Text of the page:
Series: The Newsroom
The Newsroom is not a perfect show. But Emily Mortimer’s performance can be. Sometimes criticized as being too big or too energetic, the part Mortimer plays is larger than life. Yet to play someone that preachy, that optimistic and that ridiculously perky while believably channeling Aaron Sorkin’s liberal soapboxing into a human context requires a tour de force uniquely its own. And Mortimer brought that every episode as MacKenzie McHale, the adorably daft and viciously sharp EP in The Newsroom. And if you’re going to nominate the show, despite its numerous problems, well…
Series: The Newsroom
Speaking of performances overcoming the material, let’s talk about Sam Waterston. Brilliantly cast as a 20th century newsman in a 21st century news cycle, Waterston brings a special quality to the man in the bowties. A gnarly drunk who hides his need for 12pm glasses of bourbon behind a wall of journalistic authority, the character of Charlie Skinner prowls the cable news floors of Sorkin’s fictional world to bring guidance, clarity and terrific comedy to a series that sometimes gets lost in all its romantic entanglements. Waterston’s Charlie? The only love in his life is the news and the booze. And he’s all out of Scotch. It’s a shame the Academy of Television Arts & Sciences were also out of nominations.
Series: American Horror Story: Asylum
Ryan Murphy’s American Horror Story continues to get love in the TV Movie/Miniseries category and the nominations earned for Jessica Lange and Sarah Paulson were well deserved. Yet, Lily Rabe more than deserved her recognition too as Sister Mary Eunice McKee. The sweetly dumb and virginally innocent nun who plays lap dog to Sister Jude (Lange), Mary Eunice is a silly little fool until the devil literally takes possession of her body. This iteration of a televised devil had more fun creating mischief around the asylum than nearly any character on TV this year. Is Mary Eunice’s soul saved or not when the Monsignor throws her off a staircase? Who knows. But they should have saved her an Emmy nomination for damn sure.
With a name like that, it is a wonder the Emmys have never noticed this beautifully raw turn from Miss Rossum for three years running. As the soulful heart of Showtime’s Shameless, Rossum in episode after episode brings an agonizing reality to the 20-something sister who dropped out of high school to take care of her kids. Perhaps the hardest thing about recognizing Rossum, or any aspect of the show, is whether it qualifies as a comedy or drama. Either way, it has lucid moments of transcendence and this season is no different. In one of the best moments of acting on television all year, Fiona (Rossum) has to go to court to take legal custody of her young siblings away from her braindead and deadbeat parents, including alcoholic Frank (William H. Macy) who ratted on Child Services that the kids were unsupervised…because he left for Mexico for six months. The level of pain and anger in Rossum’s eyes, as the caged South Side den mother opens up about what her family has gone through, earns the judge’s admiration, as well as ours. It is therefore heart wrenching when he grants her total custody, ensuring that she will never be able to live her own life. It is truly shameful that the Emmys missed it.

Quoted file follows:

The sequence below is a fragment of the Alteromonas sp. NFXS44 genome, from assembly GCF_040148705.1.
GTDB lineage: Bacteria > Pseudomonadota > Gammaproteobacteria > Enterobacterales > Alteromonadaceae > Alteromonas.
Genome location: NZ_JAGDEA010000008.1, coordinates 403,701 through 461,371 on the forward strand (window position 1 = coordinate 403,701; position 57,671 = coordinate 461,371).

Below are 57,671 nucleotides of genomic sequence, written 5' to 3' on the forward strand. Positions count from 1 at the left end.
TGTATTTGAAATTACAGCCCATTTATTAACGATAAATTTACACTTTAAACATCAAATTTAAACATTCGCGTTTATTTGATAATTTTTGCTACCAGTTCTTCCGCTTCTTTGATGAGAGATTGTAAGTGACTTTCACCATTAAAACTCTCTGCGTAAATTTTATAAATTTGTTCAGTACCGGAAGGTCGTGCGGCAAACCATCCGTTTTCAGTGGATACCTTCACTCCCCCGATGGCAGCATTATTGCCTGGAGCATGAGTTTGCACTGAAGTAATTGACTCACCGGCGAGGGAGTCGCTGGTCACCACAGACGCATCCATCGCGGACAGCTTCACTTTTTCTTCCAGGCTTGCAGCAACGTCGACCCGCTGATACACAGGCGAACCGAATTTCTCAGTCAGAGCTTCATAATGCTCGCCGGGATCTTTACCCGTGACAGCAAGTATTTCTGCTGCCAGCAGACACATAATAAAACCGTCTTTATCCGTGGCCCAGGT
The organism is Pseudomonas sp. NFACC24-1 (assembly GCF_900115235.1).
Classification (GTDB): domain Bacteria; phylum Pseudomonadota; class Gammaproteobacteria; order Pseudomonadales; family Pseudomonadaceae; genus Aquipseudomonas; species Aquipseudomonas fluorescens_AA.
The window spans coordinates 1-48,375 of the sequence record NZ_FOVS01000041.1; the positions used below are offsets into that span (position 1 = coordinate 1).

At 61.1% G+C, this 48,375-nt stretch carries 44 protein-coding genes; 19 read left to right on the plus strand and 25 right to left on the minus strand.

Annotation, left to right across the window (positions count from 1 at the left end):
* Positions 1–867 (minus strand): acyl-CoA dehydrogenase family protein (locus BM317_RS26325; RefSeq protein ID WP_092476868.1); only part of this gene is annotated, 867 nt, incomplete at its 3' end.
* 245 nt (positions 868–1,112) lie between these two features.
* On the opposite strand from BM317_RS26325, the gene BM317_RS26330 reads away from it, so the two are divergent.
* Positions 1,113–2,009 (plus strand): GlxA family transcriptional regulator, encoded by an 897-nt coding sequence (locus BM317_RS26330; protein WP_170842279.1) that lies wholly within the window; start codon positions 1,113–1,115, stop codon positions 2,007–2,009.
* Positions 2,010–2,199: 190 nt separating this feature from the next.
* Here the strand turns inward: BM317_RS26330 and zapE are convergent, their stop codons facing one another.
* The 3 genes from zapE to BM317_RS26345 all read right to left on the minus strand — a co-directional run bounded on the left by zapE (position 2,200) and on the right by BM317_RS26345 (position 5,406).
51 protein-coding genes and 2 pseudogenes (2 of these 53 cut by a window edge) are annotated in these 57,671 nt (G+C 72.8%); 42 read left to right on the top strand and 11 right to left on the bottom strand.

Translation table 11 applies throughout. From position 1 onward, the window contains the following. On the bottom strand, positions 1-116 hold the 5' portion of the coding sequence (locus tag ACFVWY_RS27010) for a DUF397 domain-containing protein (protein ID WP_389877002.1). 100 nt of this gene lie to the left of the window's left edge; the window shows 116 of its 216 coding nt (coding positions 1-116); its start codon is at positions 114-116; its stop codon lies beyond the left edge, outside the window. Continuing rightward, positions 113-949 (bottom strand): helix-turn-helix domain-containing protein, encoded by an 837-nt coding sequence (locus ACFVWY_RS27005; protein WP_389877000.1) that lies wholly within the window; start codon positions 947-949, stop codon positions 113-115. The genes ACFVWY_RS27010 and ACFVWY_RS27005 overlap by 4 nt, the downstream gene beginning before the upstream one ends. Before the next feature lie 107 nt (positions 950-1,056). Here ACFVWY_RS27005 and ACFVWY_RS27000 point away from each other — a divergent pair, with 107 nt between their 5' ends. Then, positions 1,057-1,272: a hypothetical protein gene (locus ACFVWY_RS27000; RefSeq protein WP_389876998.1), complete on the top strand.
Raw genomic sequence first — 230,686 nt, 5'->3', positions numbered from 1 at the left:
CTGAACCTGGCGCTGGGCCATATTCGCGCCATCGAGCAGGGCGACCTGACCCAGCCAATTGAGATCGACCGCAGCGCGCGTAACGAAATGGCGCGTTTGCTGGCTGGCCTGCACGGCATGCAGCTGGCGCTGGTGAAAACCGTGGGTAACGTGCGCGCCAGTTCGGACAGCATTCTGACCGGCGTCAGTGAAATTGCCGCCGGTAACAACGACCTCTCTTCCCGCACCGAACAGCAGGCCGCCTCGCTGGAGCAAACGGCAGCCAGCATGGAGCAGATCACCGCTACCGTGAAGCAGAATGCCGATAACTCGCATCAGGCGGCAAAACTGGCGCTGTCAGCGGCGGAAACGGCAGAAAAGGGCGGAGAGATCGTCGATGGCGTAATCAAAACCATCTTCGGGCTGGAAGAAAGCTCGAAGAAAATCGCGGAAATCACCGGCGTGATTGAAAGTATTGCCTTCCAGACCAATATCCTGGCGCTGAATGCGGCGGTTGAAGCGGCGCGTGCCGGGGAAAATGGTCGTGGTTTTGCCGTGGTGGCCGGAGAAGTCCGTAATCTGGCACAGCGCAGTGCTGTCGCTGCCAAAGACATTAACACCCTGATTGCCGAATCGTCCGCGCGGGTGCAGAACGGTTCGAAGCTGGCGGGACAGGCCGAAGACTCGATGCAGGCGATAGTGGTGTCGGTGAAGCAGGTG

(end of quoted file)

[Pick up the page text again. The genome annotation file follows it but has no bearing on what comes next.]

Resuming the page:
Series: New Girl
So Jim Parsons is nominated and Max Greenfield is not. Where do I even begin? The show may be called New Girl, and Zooey Deschanel is undeniably fantastic (and also overlooked today) as the titular character, but it only keeps that name because it has a better ring than “Time with Schmidty.” Whether it is the way he attempts to “court” CeCe after White Fang-ing her during Indian Speed Dating or just the simple, gut-busting way he enunciates “Yoooouths,” Greenfield’s Schmidt is a comedy treasure. When the show started he was instantly likable as a game personality who became series MVP. By the time he is having a tin-themed 10th anniversary…for his straight male roommate still living with him, we all want to cheer them on for another 10 more.
Wait, just a second. I know, I know. The fourth season of Community was mostly terrible with a few varying degrees of mediocrity thrown in. It didn’t quite work. But you know what always will? Danny Pudi as Abed. Perhaps the most original sitcom creation of the last decade, the Asperger’s suffering half-Arab and half-Polish film nut is not so much removed from the rest of the cast (or television tropes) but above them. He has a super-sanity that comes from being aware that he is on a television show. The thin line the character can walk between cutting-edge genius and annoyingly grating is as small as Community’s Nielsen ratings. This is probably why the Emmys year-after-year overlook this dementedly clever performance. Their loss.